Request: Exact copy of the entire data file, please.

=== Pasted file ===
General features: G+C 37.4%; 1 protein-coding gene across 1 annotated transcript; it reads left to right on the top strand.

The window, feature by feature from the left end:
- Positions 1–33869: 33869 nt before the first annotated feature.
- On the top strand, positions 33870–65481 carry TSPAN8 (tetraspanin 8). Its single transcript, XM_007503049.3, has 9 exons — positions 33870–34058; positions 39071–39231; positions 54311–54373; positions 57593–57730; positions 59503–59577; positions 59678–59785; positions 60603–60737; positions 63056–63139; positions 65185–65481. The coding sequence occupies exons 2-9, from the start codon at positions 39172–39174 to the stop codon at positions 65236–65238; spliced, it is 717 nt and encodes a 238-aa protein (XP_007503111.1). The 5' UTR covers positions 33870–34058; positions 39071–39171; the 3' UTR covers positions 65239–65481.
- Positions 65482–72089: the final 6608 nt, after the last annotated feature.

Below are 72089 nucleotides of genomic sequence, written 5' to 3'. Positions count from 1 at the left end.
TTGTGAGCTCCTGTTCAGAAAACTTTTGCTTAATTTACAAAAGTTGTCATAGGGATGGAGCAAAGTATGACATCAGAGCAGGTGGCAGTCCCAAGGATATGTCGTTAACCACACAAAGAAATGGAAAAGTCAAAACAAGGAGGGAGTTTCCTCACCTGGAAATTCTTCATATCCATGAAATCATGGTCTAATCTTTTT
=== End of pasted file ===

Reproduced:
General features: G+C 37.4%; 1 protein-coding gene across 1 annotated transcript; it reads left to right on the top strand.

The window, feature by feature from the left end:
- Positions 1–33869: 33869 nt before the first annotated feature.
- On the top strand, positions 33870–65481 carry TSPAN8 (tetraspanin 8). Its single transcript, XM_007503049.3, has 9 exons — positions 33870–34058; positions 39071–39231; positions 54311–54373; positions 57593–57730; positions 59503–59577; positions 59678–59785; positions 60603–60737; positions 63056–63139; positions 65185–65481. The coding sequence occupies exons 2-9, from the start codon at positions 39172–39174 to the stop codon at positions 65236–65238; spliced, it is 717 nt and encodes a 238-aa protein (XP_007503111.1). The 5' UTR covers positions 33870–34058; positions 39071–39171; the 3' UTR covers positions 65239–65481.
- Positions 65482–72089: the final 6608 nt, after the last annotated feature.

Below are 72089 nucleotides of genomic sequence, written 5' to 3'. Positions count from 1 at the left end.
TTGTGAGCTCCTGTTCAGAAAACTTTTGCTTAATTTACAAAAGTTGTCATAGGGATGGAGCAAAGTATGACATCAGAGCAGGTGGCAGTCCCAAGGATATGTCGTTAACCACACAAAGAAATGGAAAAGTCAAAACAAGGAGGGAGTTTCCTCACCTGGAAATTCTTCATATCCATGAAATCATGGTCTAATCTTTTT